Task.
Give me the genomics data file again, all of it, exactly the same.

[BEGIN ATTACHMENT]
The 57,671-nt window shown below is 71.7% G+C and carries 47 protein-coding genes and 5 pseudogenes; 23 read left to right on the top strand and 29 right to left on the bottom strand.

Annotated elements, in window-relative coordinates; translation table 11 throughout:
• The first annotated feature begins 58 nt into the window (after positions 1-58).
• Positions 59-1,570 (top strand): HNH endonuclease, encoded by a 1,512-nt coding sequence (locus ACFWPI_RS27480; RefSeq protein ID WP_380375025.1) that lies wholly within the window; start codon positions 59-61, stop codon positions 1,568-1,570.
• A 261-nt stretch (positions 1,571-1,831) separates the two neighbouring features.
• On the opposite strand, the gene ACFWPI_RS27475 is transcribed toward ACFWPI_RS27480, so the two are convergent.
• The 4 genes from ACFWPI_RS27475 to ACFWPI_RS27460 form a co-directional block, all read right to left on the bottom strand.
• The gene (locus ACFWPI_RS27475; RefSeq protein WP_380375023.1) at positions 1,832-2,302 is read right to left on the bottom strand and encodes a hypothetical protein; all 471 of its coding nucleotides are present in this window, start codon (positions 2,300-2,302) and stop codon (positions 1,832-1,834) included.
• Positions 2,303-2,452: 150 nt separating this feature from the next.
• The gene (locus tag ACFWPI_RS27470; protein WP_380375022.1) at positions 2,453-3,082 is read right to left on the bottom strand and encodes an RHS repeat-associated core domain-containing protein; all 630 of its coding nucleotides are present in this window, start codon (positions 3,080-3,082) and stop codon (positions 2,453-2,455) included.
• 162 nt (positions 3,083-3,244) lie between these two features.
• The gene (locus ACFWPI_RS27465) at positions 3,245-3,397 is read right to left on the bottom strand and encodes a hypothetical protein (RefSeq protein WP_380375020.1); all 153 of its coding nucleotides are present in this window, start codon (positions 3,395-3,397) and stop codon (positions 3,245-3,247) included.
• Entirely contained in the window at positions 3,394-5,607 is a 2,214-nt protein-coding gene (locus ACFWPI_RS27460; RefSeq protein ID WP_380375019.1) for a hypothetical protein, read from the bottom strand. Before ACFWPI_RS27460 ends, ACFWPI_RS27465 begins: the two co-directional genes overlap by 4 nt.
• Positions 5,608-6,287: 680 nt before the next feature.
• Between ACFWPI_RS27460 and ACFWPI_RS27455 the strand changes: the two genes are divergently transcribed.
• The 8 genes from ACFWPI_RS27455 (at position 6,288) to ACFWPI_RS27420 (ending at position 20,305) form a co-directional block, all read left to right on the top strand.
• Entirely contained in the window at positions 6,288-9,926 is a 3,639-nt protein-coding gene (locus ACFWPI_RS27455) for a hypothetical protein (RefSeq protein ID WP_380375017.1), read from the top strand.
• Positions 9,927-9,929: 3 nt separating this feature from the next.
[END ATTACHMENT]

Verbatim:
The 57,671-nt window shown below is 71.7% G+C and carries 47 protein-coding genes and 5 pseudogenes; 23 read left to right on the top strand and 29 right to left on the bottom strand.

Annotated elements, in window-relative coordinates; translation table 11 throughout:
• The first annotated feature begins 58 nt into the window (after positions 1-58).
• Positions 59-1,570 (top strand): HNH endonuclease, encoded by a 1,512-nt coding sequence (locus ACFWPI_RS27480; RefSeq protein ID WP_380375025.1) that lies wholly within the window; start codon positions 59-61, stop codon positions 1,568-1,570.
• A 261-nt stretch (positions 1,571-1,831) separates the two neighbouring features.
• On the opposite strand, the gene ACFWPI_RS27475 is transcribed toward ACFWPI_RS27480, so the two are convergent.
• The 4 genes from ACFWPI_RS27475 to ACFWPI_RS27460 form a co-directional block, all read right to left on the bottom strand.
• The gene (locus ACFWPI_RS27475; RefSeq protein WP_380375023.1) at positions 1,832-2,302 is read right to left on the bottom strand and encodes a hypothetical protein; all 471 of its coding nucleotides are present in this window, start codon (positions 2,300-2,302) and stop codon (positions 1,832-1,834) included.
• Positions 2,303-2,452: 150 nt separating this feature from the next.
• The gene (locus tag ACFWPI_RS27470; protein WP_380375022.1) at positions 2,453-3,082 is read right to left on the bottom strand and encodes an RHS repeat-associated core domain-containing protein; all 630 of its coding nucleotides are present in this window, start codon (positions 3,080-3,082) and stop codon (positions 2,453-2,455) included.
• 162 nt (positions 3,083-3,244) lie between these two features.
• The gene (locus ACFWPI_RS27465) at positions 3,245-3,397 is read right to left on the bottom strand and encodes a hypothetical protein (RefSeq protein WP_380375020.1); all 153 of its coding nucleotides are present in this window, start codon (positions 3,395-3,397) and stop codon (positions 3,245-3,247) included.
• Entirely contained in the window at positions 3,394-5,607 is a 2,214-nt protein-coding gene (locus ACFWPI_RS27460; RefSeq protein ID WP_380375019.1) for a hypothetical protein, read from the bottom strand. Before ACFWPI_RS27460 ends, ACFWPI_RS27465 begins: the two co-directional genes overlap by 4 nt.
• Positions 5,608-6,287: 680 nt before the next feature.
• Between ACFWPI_RS27460 and ACFWPI_RS27455 the strand changes: the two genes are divergently transcribed.
• The 8 genes from ACFWPI_RS27455 (at position 6,288) to ACFWPI_RS27420 (ending at position 20,305) form a co-directional block, all read left to right on the top strand.
• Entirely contained in the window at positions 6,288-9,926 is a 3,639-nt protein-coding gene (locus ACFWPI_RS27455) for a hypothetical protein (RefSeq protein ID WP_380375017.1), read from the top strand.
• Positions 9,927-9,929: 3 nt separating this feature from the next.